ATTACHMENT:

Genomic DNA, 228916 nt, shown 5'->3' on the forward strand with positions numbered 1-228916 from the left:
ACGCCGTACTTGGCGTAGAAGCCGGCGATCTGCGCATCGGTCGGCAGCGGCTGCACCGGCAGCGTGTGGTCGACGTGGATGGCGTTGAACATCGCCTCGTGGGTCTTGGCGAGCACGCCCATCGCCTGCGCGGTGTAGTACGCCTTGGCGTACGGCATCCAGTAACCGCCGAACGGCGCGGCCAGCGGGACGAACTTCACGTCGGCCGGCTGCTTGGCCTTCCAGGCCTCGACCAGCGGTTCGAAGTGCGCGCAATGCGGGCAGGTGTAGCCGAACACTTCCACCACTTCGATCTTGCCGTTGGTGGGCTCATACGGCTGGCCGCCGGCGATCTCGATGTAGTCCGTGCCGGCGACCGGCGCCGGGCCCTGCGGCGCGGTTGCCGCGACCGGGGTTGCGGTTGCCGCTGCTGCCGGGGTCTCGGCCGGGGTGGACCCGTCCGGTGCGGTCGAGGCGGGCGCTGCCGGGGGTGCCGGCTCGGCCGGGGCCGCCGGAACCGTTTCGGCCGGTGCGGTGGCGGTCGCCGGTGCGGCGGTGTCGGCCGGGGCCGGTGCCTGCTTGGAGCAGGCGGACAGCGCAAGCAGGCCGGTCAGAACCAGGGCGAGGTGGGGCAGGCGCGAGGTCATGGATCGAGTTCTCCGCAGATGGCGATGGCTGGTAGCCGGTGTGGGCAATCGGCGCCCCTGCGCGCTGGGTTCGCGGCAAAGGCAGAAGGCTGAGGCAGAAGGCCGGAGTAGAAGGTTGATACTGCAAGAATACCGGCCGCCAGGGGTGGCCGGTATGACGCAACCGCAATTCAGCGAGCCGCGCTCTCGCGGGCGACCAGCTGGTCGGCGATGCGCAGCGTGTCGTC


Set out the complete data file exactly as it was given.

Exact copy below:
Genomic DNA, 228916 nt, shown 5'->3' on the forward strand with positions numbered 1-228916 from the left:
ACGCCGTACTTGGCGTAGAAGCCGGCGATCTGCGCATCGGTCGGCAGCGGCTGCACCGGCAGCGTGTGGTCGACGTGGATGGCGTTGAACATCGCCTCGTGGGTCTTGGCGAGCACGCCCATCGCCTGCGCGGTGTAGTACGCCTTGGCGTACGGCATCCAGTAACCGCCGAACGGCGCGGCCAGCGGGACGAACTTCACGTCGGCCGGCTGCTTGGCCTTCCAGGCCTCGACCAGCGGTTCGAAGTGCGCGCAATGCGGGCAGGTGTAGCCGAACACTTCCACCACTTCGATCTTGCCGTTGGTGGGCTCATACGGCTGGCCGCCGGCGATCTCGATGTAGTCCGTGCCGGCGACCGGCGCCGGGCCCTGCGGCGCGGTTGCCGCGACCGGGGTTGCGGTTGCCGCTGCTGCCGGGGTCTCGGCCGGGGTGGACCCGTCCGGTGCGGTCGAGGCGGGCGCTGCCGGGGGTGCCGGCTCGGCCGGGGCCGCCGGAACCGTTTCGGCCGGTGCGGTGGCGGTCGCCGGTGCGGCGGTGTCGGCCGGGGCCGGTGCCTGCTTGGAGCAGGCGGACAGCGCAAGCAGGCCGGTCAGAACCAGGGCGAGGTGGGGCAGGCGCGAGGTCATGGATCGAGTTCTCCGCAGATGGCGATGGCTGGTAGCCGGTGTGGGCAATCGGCGCCCCTGCGCGCTGGGTTCGCGGCAAAGGCAGAAGGCTGAGGCAGAAGGCCGGAGTAGAAGGTTGATACTGCAAGAATACCGGCCGCCAGGGGTGGCCGGTATGACGCAACCGCAATTCAGCGAGCCGCGCTCTCGCGGGCGACCAGCTGGTCGGCGATGCGCAGCGTGTCGTC